There have been many examples of photos that have changed the lives of the photographers that have taken them. We all know Nick Ut’s photo of the “Napalm Girl” and how it changed his life. There are many examples of these kinds of life changing photos. However, there are many more people trying trying to catch their big break and hoping that at least one photo will catapult them into stardom. That is why you see people sharing photos to every site imaginable. They (me) pepper facebook and Google Plus with what they think is award-winning photo. Only to have our friends cheer us on and our mother’s tell us that we should be published in National Geographic.
I think that we all have a dream of getting published in that magazine with the yellow border. Some of you may very well have been published there. However, what this post is about is why we should keep shooting what we love rather than what you think people will love.
When you first start getting recognition for your photography it really can be intoxicating. For some, this may come in the form of hitting Flickr’s Explore page. There is nothing quite like getting thousands of notifications that people are liking and commenting on your photo. You really feel like you have hit one out of the park. However, I beg you to take a look at the other photos on the flickr Explore page. You’ll see that not all of them are award-winning shots. There is nothing wrong with that and in fact it is probably a good thing because it keeps you head on straight. The thing is that it is not a person but an algorithm that is choosing your photos. People are blinding liking them because it is there and also a faint hope that theirs will get chosen as well.
Now you may be thinking that surely with over 17,000 views that surely something will come out of it. The truth is that unless you get a shot like Tom Ryobi did, you probably won’t have a life changing experience any time soon. I have been shooting rooftops and cityscapes since 2007 but never have any of those photos reached the level that Tom’s shot did. Now, you may say that I am not the awesome photographer that he is and you are probably right, but it also says a lot about how he presented his work, what platform he used and the timing. That is all key.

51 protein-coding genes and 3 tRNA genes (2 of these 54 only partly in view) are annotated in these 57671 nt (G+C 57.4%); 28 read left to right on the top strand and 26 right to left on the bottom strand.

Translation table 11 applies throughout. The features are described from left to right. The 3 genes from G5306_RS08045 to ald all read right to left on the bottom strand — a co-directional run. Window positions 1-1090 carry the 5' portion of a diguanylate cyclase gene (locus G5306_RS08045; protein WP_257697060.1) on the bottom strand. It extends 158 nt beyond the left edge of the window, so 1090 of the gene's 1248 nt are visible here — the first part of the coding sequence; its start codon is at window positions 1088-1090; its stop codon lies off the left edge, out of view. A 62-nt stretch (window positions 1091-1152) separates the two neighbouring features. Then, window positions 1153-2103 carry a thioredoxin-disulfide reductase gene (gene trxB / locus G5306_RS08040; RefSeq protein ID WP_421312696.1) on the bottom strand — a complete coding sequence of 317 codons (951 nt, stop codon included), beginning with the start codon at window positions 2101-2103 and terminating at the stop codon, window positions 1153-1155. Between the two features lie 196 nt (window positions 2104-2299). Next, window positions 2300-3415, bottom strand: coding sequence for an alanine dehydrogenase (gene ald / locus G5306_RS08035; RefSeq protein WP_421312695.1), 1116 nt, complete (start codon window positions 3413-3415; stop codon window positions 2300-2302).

I think that after the “Almost (I’ll Make Ya) Famous” shot came out, everyone tried to achieve the same results. Hitting the rooftops, dangling their feet over the edge in a hope that they will get famous. Sadly, there is only room for one on that (roof) top. The point that I am trying to make here is that aside from Tom, having a “life changing photo” is hard to achieve in the conventional sense for the rest of us. Getting published in a popular magazine will not instantly change your life. The timing has to be right and it doesn’t happen every day.
It could be a mix of the right social media network to the right look and style of your photo. Nobody really knows and it is not something that we as photographers really should care about. Getting on Explore will not make you into Chase Jarvis or Scott Kelby. However, dedicating yourself to the craft and sharing it with others in a way that you can tell a story will, in a matter of time, help you get some great shots and some followers.
When I was published in a National Geographic book, I was beside myself. I thought “I have finally made it to the big time!” After reading about Tom’s success and getting a copy of the Nat Geo book, I eagerly awaited for the emails to come pouring in. I thought that it was going to be like Christmas! Gear deals, interviews, jobs… they would all be waiting for me in my inbox.
Every morning for weeks I woke up and checked my email. The only offers that I got were for male “enhancements” and coupons for auto insurance from countries that I don’t live in. I was choked. However, I thought for sure, something was going to happen. To this day, CNN, 500 px, and all the others have not contacted me. Am I sad? Nope, because I still was published by National Geographic. That was a personal dream of mine and one that I wish I could have shared with my Grandfather before he passed away.
The main thing here is to keep shooting what you love. We are all hoping to get that one shot that will make us famous but we should also be looking at creating a solid body of original work. Think of it like a rock band hoping to be a one-hit-wonder. It sounds strange, right? The bands that last keep coming out with the hits and that is what we should be focussing on. If the Rolling Stones copied the Beatles, there would be no Rolling Stones. That is the same for photography! Make your own style and develop it as you progress through the craft.
I recently read an article on Petapixel Neil Ta, stating that he was “F***ing done with rooftopping” It outlined how someone who got famous for something that I like to do has lost interest in it because it is now famous. The reality of the article was that his heart was not in it anymore. The passion is gone. I have to respect a guy well known for rooftopping switching to street photography. It is something to think about. While we all dream about getting noticed and hitting the big time, it may not always be what it’s cracked up to be.